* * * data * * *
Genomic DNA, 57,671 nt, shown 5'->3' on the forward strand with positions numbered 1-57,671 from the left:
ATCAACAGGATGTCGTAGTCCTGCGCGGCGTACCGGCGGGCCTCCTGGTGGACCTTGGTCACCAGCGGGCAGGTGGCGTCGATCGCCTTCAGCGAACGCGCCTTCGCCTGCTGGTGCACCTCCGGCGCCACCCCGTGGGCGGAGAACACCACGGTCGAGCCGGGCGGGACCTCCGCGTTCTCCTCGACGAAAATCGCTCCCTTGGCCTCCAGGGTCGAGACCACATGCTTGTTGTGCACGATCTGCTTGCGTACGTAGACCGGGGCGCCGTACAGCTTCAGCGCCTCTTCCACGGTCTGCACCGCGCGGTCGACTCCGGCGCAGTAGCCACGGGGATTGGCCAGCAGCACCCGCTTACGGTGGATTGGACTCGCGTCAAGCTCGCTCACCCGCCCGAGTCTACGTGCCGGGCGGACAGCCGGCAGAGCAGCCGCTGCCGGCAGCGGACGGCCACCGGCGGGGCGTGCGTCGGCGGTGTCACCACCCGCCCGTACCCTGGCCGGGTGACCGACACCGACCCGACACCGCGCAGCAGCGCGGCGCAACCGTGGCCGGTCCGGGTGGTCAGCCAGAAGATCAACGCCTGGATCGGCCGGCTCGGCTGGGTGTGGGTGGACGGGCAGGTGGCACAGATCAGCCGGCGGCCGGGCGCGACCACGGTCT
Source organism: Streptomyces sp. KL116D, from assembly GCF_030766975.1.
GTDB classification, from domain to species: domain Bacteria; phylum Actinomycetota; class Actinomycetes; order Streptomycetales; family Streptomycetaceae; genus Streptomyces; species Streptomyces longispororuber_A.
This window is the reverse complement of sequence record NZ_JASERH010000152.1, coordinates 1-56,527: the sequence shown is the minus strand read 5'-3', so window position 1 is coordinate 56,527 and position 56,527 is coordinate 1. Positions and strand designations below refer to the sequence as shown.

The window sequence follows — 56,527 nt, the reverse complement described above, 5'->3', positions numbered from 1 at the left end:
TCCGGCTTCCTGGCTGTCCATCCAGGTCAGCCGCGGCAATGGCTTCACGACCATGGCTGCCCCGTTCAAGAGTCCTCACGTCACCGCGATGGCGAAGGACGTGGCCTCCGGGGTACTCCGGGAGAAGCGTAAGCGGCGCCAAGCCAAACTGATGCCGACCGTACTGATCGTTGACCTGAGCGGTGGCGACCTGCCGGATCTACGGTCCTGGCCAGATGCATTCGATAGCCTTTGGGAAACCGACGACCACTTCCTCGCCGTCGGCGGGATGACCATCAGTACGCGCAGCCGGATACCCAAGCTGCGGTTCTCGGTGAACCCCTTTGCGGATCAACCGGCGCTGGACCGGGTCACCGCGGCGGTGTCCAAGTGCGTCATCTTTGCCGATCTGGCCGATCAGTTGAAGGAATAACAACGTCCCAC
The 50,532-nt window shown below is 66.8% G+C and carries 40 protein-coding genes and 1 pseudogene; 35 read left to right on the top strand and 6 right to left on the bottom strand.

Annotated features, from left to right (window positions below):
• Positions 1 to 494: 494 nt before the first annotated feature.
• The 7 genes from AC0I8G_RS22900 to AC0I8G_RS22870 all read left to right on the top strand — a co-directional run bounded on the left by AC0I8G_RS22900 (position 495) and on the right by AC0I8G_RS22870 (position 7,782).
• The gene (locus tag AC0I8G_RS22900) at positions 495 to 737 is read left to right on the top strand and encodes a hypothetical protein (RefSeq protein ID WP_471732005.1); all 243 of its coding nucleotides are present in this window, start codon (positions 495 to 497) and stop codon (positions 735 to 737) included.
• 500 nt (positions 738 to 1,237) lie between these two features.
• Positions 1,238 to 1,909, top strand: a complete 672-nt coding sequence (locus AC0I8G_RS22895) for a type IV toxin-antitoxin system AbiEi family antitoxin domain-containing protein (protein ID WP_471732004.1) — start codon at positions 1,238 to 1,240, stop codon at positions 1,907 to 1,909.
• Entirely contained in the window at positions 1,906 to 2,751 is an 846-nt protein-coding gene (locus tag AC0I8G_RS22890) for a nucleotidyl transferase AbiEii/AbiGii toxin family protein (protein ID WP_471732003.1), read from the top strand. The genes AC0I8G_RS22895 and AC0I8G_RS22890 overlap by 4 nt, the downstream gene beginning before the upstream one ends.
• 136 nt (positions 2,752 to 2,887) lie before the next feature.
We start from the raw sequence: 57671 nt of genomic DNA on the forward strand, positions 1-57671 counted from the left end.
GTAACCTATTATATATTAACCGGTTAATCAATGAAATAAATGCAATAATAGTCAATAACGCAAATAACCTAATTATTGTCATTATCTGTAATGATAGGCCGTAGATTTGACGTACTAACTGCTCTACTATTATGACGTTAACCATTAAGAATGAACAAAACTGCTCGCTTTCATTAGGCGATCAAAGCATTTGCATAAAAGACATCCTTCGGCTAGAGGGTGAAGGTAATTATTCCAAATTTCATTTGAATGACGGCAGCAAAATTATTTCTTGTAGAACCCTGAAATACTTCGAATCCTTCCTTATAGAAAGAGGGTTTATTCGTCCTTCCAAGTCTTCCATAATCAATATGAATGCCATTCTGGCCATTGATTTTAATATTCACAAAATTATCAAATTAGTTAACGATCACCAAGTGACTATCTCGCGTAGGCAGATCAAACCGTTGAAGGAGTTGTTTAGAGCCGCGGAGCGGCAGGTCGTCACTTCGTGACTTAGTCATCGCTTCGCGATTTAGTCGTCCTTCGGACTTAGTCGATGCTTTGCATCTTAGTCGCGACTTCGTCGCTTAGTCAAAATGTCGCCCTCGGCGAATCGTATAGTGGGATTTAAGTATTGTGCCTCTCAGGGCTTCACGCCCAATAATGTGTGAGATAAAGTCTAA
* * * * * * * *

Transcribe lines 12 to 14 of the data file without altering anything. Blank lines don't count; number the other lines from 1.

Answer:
• The gene (locus tag AC0I8G_RS22900) at positions 495 to 737 is read left to right on the top strand and encodes a hypothetical protein (RefSeq protein ID WP_471732005.1); all 243 of its coding nucleotides are present in this window, start codon (positions 495 to 497) and stop codon (positions 735 to 737) included.
• 500 nt (positions 738 to 1,237) lie between these two features.
• Positions 1,238 to 1,909, top strand: a complete 672-nt coding sequence (locus AC0I8G_RS22895) for a type IV toxin-antitoxin system AbiEi family antitoxin domain-containing protein (protein ID WP_471732004.1) — start codon at positions 1,238 to 1,240, stop codon at positions 1,907 to 1,909.